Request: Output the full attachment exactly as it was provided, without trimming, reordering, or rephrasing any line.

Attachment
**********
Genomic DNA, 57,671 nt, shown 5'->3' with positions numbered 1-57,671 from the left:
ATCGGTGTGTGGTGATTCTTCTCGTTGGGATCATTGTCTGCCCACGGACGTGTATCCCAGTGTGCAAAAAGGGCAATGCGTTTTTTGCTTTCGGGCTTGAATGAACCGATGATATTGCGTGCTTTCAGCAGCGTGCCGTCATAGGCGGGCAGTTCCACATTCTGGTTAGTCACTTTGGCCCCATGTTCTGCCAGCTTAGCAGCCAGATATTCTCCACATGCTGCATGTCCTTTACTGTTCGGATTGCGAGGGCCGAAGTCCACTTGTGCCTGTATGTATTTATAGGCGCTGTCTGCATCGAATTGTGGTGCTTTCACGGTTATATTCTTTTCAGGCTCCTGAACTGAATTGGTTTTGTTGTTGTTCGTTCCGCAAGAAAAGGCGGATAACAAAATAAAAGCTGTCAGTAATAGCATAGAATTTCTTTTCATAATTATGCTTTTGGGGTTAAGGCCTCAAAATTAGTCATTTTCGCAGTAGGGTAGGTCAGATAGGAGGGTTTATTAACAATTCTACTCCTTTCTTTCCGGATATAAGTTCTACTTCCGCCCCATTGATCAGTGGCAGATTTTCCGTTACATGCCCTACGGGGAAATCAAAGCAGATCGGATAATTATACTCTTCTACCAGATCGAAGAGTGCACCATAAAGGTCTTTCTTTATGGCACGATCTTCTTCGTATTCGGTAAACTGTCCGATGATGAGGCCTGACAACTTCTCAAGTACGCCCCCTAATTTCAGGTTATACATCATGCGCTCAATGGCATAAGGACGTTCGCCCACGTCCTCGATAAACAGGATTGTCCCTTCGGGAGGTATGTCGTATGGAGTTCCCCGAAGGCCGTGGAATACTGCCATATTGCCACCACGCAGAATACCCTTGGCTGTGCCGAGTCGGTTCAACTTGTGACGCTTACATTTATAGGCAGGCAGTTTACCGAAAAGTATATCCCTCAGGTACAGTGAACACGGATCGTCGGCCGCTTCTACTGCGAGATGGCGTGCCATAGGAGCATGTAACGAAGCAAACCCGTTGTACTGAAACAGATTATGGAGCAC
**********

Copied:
Genomic DNA, 57,671 nt, shown 5'->3' with positions numbered 1-57,671 from the left:
ATCGGTGTGTGGTGATTCTTCTCGTTGGGATCATTGTCTGCCCACGGACGTGTATCCCAGTGTGCAAAAAGGGCAATGCGTTTTTTGCTTTCGGGCTTGAATGAACCGATGATATTGCGTGCTTTCAGCAGCGTGCCGTCATAGGCGGGCAGTTCCACATTCTGGTTAGTCACTTTGGCCCCATGTTCTGCCAGCTTAGCAGCCAGATATTCTCCACATGCTGCATGTCCTTTACTGTTCGGATTGCGAGGGCCGAAGTCCACTTGTGCCTGTATGTATTTATAGGCGCTGTCTGCATCGAATTGTGGTGCTTTCACGGTTATATTCTTTTCAGGCTCCTGAACTGAATTGGTTTTGTTGTTGTTCGTTCCGCAAGAAAAGGCGGATAACAAAATAAAAGCTGTCAGTAATAGCATAGAATTTCTTTTCATAATTATGCTTTTGGGGTTAAGGCCTCAAAATTAGTCATTTTCGCAGTAGGGTAGGTCAGATAGGAGGGTTTATTAACAATTCTACTCCTTTCTTTCCGGATATAAGTTCTACTTCCGCCCCATTGATCAGTGGCAGATTTTCCGTTACATGCCCTACGGGGAAATCAAAGCAGATCGGATAATTATACTCTTCTACCAGATCGAAGAGTGCACCATAAAGGTCTTTCTTTATGGCACGATCTTCTTCGTATTCGGTAAACTGTCCGATGATGAGGCCTGACAACTTCTCAAGTACGCCCCCTAATTTCAGGTTATACATCATGCGCTCAATGGCATAAGGACGTTCGCCCACGTCCTCGATAAACAGGATTGTCCCTTCGGGAGGTATGTCGTATGGAGTTCCCCGAAGGCCGTGGAATACTGCCATATTGCCACCACGCAGAATACCCTTGGCTGTGCCGAGTCGGTTCAACTTGTGACGCTTACATTTATAGGCAGGCAGTTTACCGAAAAGTATATCCCTCAGGTACAGTGAACACGGATCGTCGGCCGCTTCTACTGCGAGATGGCGTGCCATAGGAGCATGTAACGAAGCAAACCCGTTGTACTGAAACAGATTATGGAGCAC